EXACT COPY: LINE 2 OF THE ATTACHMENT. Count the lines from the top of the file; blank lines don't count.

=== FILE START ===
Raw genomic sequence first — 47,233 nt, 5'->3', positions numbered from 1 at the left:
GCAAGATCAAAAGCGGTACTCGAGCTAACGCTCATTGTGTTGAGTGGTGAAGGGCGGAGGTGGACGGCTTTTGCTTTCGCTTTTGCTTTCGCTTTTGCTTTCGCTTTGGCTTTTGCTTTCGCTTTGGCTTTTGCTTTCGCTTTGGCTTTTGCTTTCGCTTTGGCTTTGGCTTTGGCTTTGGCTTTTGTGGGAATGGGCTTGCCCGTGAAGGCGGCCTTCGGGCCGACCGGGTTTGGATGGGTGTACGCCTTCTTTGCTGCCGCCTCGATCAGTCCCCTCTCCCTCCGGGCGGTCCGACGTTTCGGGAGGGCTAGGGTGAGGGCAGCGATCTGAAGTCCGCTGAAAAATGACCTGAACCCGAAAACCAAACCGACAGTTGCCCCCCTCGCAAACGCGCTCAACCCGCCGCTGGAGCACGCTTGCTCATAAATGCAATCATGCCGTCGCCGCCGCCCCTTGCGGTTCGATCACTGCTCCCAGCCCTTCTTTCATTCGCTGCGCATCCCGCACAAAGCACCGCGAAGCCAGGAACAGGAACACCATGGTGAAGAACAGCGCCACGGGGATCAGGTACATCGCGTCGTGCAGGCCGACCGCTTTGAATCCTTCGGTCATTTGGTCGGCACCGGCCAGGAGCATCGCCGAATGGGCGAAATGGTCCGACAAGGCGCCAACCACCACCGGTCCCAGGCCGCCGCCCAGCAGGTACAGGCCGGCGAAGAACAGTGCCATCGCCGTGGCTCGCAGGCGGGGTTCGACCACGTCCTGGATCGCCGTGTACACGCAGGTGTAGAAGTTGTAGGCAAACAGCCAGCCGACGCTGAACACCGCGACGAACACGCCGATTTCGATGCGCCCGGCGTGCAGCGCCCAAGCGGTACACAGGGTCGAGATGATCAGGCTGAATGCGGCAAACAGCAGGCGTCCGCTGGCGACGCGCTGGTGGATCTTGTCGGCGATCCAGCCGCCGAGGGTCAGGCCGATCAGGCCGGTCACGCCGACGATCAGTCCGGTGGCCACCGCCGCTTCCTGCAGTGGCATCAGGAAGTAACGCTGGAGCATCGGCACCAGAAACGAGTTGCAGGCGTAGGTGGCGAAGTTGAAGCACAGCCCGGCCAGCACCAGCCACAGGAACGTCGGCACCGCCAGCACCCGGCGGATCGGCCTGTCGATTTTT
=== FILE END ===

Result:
GCAAGATCAAAAGCGGTACTCGAGCTAACGCTCATTGTGTTGAGTGGTGAAGGGCGGAGGTGGACGGCTTTTGCTTTCGCTTTTGCTTTCGCTTTTGCTTTCGCTTTGGCTTTTGCTTTCGCTTTGGCTTTTGCTTTCGCTTTGGCTTTTGCTTTCGCTTTGGCTTTGGCTTTGGCTTTGGCTTTTGTGGGAATGGGCTTGCCCGTGAAGGCGGCCTTCGGGCCGACCGGGTTTGGATGGGTGTACGCCTTCTTTGCTGCCGCCTCGATCAGTCCCCTCTCCCTCCGGGCGGTCCGACGTTTCGGGAGGGCTAGGGTGAGGGCAGCGATCTGAAGTCCGCTGAAAAATGACCTGAACCCGAAAACCAAACCGACAGTTGCCCCCCTCGCAAACGCGCTCAACCCGCCGCTGGAGCACGCTTGCTCATAAATGCAATCATGCCGTCGCCGCCGCCCCTTGCGGTTCGATCACTGCTCCCAGCCCTTCTTTCATTCGCTGCGCATCCCGCACAAAGCACCGCGAAGCCAGGAACAGGAACACCATGGTGAAGAACAGCGCCACGGGGATCAGGTACATCGCGTCGTGCAGGCCGACCGCTTTGAATCCTTCGGTCATTTGGTCGGCACCGGCCAGGAGCATCGCCGAATGGGCGAAATGGTCCGACAAGGCGCCAACCACCACCGGTCCCAGGCCGCCGCCCAGCAGGTACAGGCCGGCGAAGAACAGTGCCATCGCCGTGGCTCGCAGGCGGGGTTCGACCACGTCCTGGATCGCCGTGTACACGCAGGTGTAGAAGTTGTAGGCAAACAGCCAGCCGACGCTGAACACCGCGACGAACACGCCGATTTCGATGCGCCCGGCGTGCAGCGCCCAAGCGGTACACAGGGTCGAGATGATCAGGCTGAATGCGGCAAACAGCAGGCGTCCGCTGGCGACGCGCTGGTGGATCTTGTCGGCGATCCAGCCGCCGAGGGTCAGGCCGATCAGGCCGGTCACGCCGACGATCAGTCCGGTGGCCACCGCCGCTTCCTGCAGTGGCATCAGGAAGTAACGCTGGAGCATCGGCACCAGAAACGAGTTGCAGGCGTAGGTGGCGAAGTTGAAGCACAGCCCGGCCAGCACCAGCCACAGGAACGTCGGCACCGCCAGCACCCGGCGGATCGGCCTGTCGATTTTT